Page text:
Efforts to interfere with the International Criminal Court's investigation into Israel's alleged war crimes have been slammed by more than 50 former prime ministers, foreign ministers, and senior international officials. Prominent figures from across Europe who have signed an open letter include the former NATO secretary-general Javier Solana and Hans Blix, former director-general of the International Atomic Energy Agency.
The signatories criticised efforts by Israeli allies such as Britain and the US to block the ICC investigation. "We witnessed with serious concern the executive order issued in the United States by the former president Donald Trump and the sanctions designated against the court's staff and their family members," they pointed out. They condemned such "increasing attacks" which target not only the court and its staff but also civil society groups which cooperate with the probe.
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"Deeply worrying is now the unwarranted public criticism of the court regarding its investigation of alleged crimes committed in the occupied Palestinian territory, including unfounded accusations of anti-Semitism," they continued. "It is well established and recognised that accountability for serious rights violations by all sides to a conflict is essential for achieving sustainable and lasting peace. This is the case in Israel-Palestine, just as in Sudan, Libya, Afghanistan, Mali, Bangladesh/Myanmar, Colombia, and Ukraine."
Attempts to discredit the court and obstruct its work cannot be tolerated, the signatories insisted, especially if the international community is serious about promoting and upholding justice globally. Complaints have been levelled at the court by a number of world leaders and pro-Israel groups.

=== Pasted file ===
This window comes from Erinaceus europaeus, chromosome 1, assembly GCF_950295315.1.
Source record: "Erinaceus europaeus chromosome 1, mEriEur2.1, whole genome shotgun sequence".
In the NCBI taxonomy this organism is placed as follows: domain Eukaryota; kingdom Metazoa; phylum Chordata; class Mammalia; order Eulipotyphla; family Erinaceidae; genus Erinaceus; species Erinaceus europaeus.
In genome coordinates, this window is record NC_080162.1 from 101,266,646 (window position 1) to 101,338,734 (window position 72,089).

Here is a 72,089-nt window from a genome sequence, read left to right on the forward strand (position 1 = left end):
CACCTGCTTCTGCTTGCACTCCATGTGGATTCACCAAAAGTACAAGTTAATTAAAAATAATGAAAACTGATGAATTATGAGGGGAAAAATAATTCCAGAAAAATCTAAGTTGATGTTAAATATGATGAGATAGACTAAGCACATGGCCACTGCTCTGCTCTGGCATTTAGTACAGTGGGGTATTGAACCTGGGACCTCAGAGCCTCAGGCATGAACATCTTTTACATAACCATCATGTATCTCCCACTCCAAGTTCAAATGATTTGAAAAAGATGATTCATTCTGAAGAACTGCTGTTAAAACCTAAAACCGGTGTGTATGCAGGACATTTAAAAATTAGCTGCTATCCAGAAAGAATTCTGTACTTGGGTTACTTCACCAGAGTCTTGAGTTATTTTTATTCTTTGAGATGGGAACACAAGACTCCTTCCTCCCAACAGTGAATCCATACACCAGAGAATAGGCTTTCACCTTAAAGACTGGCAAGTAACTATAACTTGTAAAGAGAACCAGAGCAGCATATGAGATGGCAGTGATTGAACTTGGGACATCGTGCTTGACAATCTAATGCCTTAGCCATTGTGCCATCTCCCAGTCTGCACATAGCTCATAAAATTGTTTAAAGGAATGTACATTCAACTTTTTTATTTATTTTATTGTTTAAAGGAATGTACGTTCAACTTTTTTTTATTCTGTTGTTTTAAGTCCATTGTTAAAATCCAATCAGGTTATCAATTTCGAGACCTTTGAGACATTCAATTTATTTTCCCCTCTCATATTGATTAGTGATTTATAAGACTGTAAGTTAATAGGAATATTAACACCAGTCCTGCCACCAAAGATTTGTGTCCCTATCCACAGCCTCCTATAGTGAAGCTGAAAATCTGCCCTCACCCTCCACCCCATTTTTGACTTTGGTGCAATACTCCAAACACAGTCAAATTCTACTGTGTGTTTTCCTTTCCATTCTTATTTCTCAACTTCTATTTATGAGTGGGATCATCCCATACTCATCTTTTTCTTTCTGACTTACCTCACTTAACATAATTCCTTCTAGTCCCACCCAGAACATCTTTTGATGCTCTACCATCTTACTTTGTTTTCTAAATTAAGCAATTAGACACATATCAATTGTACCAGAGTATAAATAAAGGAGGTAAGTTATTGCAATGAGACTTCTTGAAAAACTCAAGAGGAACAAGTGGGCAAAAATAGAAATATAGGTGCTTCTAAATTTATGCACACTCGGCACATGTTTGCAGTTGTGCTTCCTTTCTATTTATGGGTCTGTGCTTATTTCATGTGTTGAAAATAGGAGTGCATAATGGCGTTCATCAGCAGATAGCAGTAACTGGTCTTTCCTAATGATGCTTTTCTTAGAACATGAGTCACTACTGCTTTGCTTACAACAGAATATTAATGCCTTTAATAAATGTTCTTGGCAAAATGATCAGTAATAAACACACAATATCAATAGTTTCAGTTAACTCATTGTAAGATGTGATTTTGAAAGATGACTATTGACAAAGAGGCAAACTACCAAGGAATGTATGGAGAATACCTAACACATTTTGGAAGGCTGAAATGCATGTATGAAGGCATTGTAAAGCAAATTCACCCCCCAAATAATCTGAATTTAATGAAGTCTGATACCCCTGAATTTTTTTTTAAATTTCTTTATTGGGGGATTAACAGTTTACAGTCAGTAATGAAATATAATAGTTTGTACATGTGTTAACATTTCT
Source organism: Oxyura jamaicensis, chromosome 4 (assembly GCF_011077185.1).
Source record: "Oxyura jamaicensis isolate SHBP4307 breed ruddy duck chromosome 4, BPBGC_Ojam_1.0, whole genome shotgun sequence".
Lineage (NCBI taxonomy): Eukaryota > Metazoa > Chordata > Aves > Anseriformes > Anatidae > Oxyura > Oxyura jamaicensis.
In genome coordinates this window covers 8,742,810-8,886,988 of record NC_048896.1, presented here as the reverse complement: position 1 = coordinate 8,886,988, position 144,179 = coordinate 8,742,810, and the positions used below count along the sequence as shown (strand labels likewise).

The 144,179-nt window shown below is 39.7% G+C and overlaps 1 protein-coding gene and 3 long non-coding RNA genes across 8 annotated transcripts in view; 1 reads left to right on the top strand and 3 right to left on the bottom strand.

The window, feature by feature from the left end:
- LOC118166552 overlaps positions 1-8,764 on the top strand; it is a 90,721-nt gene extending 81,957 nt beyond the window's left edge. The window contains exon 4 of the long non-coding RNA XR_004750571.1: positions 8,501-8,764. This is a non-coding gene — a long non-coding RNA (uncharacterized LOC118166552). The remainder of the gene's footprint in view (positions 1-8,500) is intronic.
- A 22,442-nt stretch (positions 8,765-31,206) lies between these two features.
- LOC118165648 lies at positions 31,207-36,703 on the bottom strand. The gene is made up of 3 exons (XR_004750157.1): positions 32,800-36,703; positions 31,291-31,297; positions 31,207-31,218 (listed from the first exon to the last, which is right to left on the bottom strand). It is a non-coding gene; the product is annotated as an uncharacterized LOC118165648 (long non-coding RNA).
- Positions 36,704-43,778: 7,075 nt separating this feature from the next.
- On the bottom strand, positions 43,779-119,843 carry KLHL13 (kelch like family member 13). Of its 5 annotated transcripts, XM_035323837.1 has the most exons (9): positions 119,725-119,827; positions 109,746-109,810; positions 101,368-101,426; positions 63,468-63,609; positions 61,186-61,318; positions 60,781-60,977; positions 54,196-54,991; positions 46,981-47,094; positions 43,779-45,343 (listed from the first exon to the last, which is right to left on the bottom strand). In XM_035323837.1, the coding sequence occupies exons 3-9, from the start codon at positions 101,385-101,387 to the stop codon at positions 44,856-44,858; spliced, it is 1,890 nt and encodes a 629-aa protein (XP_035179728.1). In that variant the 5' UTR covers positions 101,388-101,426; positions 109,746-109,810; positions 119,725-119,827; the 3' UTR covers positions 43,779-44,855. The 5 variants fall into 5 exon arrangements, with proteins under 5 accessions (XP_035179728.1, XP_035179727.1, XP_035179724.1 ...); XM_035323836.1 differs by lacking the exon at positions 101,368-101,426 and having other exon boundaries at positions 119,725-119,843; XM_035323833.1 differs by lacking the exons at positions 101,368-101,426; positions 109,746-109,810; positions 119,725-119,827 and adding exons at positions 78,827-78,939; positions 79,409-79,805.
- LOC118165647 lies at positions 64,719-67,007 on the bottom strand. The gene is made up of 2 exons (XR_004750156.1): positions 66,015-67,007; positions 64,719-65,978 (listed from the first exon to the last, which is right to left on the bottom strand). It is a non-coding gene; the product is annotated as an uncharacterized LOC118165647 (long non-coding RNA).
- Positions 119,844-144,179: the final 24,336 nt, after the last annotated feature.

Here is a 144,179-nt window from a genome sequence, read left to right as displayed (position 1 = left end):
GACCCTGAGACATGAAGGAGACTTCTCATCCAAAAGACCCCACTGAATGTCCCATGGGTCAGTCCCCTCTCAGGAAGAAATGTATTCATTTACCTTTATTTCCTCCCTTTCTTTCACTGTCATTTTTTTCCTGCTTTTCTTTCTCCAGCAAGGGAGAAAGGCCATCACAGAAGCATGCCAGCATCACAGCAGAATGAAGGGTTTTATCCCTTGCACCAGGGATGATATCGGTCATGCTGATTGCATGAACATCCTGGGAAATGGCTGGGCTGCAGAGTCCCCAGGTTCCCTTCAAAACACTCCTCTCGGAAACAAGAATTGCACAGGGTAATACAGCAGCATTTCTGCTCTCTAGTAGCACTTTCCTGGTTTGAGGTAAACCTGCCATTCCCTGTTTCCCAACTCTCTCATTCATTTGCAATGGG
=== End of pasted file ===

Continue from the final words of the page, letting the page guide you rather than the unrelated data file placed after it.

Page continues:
"We understand fears of politically motivated complaints and investigations. Yet we strongly believe that the Rome statute guarantees the highest criteria of justice and provides a crucial avenue to address impunity for the world's most serious crimes. Failure to act would have grave consequences."
Former US President Donald Trump was bitterly hostile towards the ICC. Last June he imposed sanctions against prosecutors and officials of the court. The Biden administration has now lifted those sanctions. Nevertheless, Washington is incensed that the court is probing into alleged Israeli war crimes.
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Boris Johnson's pro-Israel stand is "regrettable" according to the Palestine Mission in London. The staunchly pro-Israel lobby group Conservative Friends of Israel, meanwhile, has written to the British prime minister and Foreign Secretary Dominic Raab with the demand that the government joins "close allies the United States, Australia, and Germany in publicly cautioning against the politicisation of the ICC."
Johnson was named in an investigation just over a week ago along with several Conservative cabinet members as major recipients of donations from anti-Palestinian, pro-Israel lobby groups. The prime minister reportedly went on several trips to Israel which were jointly funded by CFI and the Israeli government.